Table 1
Comparative effect of four culture media on asymbiotic germination of seeds and protocorm development of C. mastersii.
Fig. 1
Different stages in the germination of seeds of C. mastersii. (A) Mature seeds containing embryos inside the integuments, bar = 100 µm. (B) Rounded protocorms after 9 weeks of culture. (C) Young protocorm with a vegetative apex at the upper side ...

Production of secondary protocorms from primary protocorms

Sixty-day-old protocorms obtained from MS basal medium were subcultured on fresh MS medium supplemented with different concentrations of BAP (2.5, 5.0, 10.0 µM), KN (2.5, 5.0, 10.0 µM), NAA (2.5, 5.0, 10.0 µM) and IBA (2.5, 5.0, 10.0 µM) alone and in combination. This resulted in the generation of secondary protocorms (PLBs) instead of shoot formation directly (Fig. 2A and B). Protocorm-like body development initiated after 30 days of culture (Fig. 2A). The maximum number of PLBs (20.55 ± 0.62) per protocorm was observed after 60 days of culture in MS medium containing BAP (5.0 µM) and NAA (2.5 µM), followed by BAP (5.0 µM) alone (Table 2). Almost all the PLBs were converted into plantlets (Fig. 2C and D) in the following 20–30 days of the time period, giving rise to multiple numbers of shoots on the same media.

Table 2
Production of secondary protocorms from primary protocorms in C. mastersii after 60 days of culture in MS medium supplemented with different plant growth regulators.
Fig. 2
Development of plants via PLB. (A) Development of secondary protocorms (PLBs) from a single primary protocorm. (B) Protocorm-like body developing growth appendicle (arrow). (C) Development of plantlets from PLBs. (D) Complete plants with leaves and roots. ...

Rooting and acclimatization

In attempts to increase the number of roots and their length, plantlets were supplied with different concentration of auxins (Table 3). Murashige and Skoog medium supplemented with 10 µM IBA induced the most roots (7.46 ± 0.09) per shoot (Fig. 2E), followed by 15 µM IBA. In comparison, NAA was much less effective at inducing new root formation and promoting root extension. The plants were acclimatized in a greenhouse after potting up in a mixture of sterile brick and charcoal pieces mixed with vermicompost. The percentage survival was 88 % after 12 weeks of hardening (Fig. 2F).

Table 3
Effect of different concentrations of two auxins on root induction of C. mastersii seedlings after 60 days of culture.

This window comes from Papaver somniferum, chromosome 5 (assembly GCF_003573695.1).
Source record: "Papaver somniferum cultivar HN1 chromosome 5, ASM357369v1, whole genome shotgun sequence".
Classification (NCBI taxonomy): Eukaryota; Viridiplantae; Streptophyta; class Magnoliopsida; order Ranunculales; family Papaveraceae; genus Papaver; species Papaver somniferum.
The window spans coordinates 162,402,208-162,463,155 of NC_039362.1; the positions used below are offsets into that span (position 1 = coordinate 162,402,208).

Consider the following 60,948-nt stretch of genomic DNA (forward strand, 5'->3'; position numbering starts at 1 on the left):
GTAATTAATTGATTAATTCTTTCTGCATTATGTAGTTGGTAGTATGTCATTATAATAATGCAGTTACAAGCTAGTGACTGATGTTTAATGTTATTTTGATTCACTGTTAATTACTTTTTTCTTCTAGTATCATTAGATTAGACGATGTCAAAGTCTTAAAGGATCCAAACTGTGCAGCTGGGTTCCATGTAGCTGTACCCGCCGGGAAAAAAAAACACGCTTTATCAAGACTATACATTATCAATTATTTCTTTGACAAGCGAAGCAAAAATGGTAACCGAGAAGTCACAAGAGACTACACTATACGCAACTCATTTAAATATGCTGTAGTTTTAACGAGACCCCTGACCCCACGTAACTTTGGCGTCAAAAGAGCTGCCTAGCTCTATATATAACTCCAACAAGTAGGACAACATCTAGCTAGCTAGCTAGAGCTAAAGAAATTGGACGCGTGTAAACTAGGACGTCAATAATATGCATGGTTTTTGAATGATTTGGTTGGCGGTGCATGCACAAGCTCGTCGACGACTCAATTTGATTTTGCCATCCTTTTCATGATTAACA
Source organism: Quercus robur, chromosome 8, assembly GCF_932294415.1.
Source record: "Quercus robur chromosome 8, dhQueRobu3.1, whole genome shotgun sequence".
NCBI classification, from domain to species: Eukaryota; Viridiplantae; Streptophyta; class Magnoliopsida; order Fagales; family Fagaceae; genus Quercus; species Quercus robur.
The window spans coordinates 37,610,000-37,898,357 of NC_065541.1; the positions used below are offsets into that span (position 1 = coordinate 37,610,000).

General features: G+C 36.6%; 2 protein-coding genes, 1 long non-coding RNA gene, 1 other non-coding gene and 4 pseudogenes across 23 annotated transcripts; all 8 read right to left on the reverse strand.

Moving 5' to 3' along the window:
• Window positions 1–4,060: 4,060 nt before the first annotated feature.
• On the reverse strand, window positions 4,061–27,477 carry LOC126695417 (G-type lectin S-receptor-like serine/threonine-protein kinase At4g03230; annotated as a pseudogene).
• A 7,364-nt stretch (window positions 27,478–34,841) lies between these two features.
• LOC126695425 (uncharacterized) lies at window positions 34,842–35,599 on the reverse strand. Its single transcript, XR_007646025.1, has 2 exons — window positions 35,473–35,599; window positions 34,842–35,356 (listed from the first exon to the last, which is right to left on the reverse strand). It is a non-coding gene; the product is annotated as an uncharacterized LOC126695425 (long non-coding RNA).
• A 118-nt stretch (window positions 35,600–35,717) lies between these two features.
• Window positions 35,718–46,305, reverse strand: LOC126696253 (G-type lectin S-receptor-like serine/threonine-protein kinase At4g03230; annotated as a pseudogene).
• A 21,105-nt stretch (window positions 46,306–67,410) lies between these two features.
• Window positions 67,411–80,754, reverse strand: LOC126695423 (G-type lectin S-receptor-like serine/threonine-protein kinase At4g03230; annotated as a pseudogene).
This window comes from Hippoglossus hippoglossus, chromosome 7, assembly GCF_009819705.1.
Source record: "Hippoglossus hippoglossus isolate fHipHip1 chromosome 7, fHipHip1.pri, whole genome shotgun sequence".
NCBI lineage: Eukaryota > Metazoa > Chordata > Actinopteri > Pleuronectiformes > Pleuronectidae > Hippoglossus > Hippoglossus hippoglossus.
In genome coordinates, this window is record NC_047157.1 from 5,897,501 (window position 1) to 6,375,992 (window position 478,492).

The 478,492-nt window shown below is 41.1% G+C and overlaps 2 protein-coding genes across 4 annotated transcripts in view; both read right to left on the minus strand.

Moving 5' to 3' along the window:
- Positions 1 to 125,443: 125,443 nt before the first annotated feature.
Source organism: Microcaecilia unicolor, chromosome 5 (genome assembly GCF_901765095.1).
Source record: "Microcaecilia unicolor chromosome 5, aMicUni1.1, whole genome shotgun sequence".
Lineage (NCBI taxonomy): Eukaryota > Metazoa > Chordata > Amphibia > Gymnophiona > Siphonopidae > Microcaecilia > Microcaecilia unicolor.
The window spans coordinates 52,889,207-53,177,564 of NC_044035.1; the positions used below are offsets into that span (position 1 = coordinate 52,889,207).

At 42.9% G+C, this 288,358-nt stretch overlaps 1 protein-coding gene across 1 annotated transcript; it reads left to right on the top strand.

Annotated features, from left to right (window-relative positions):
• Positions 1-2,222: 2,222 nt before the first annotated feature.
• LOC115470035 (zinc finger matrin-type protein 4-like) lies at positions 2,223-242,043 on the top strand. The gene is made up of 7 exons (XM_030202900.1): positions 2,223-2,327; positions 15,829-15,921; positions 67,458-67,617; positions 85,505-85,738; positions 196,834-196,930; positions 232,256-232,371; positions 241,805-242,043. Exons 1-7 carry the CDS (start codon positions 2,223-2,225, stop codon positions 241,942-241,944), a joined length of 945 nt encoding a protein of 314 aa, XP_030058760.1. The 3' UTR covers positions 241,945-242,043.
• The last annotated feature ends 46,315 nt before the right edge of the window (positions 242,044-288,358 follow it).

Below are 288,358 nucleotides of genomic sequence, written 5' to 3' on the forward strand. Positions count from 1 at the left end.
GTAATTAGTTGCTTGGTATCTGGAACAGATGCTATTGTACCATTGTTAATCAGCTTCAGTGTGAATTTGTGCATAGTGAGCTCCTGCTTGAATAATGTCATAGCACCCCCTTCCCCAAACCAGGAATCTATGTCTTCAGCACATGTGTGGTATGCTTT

We show that an in vitro asymbiotic seed germination technique is an effective tool for the mass propagation of C. mastersii. If adopted commercially this will reduce the demand for wild-grown material and thus should benefit conservation of the surviving natural populations.

Nutrient requirements for orchid seed germination are thought to be species specific (Arditti and Ernst 1984; Kauth et al. 2008). It was, therefore, not surprising that the various asymbiotic media used in this present study, with their different compositions and concentrations of mineral salts, organic supplements and vitamins, varied in their suitability for in vitro germination. The full-strength MS medium tested contained higher concentrations of macro and micro elements than the half-strength MS, KC and VW media with which we compared it. The nitrogen source plays a major role in effecting orchid seed germination (Van Waes and Debergh 1986; Anderson 1996; Stewart and Kane 2006). This may explain the superior seed germination on MS. It was reported by Kramer and Kozlowaski (1979) that nitrogen present in MS medium greatly influences the growth and differentiation of cells. According to Dohling et al. (2008), the presence of nitrate in the form of ammonium nitrate in MS medium is the most suitable source for seed germination and plantlet development of Dendrobium longicornu and Dendrobium formosum. Also, pyridoxine, thiamine and nicotinic acid, as vitamins, are absent from KC and VW media but present in the MS media. This, too, may have promoted germination in C. mastersii. Our findings parallel those obtained for Catteleya spp. by Mead and Bulard (1979). These additional factors included in full-strength MS may also have aided protocorm development.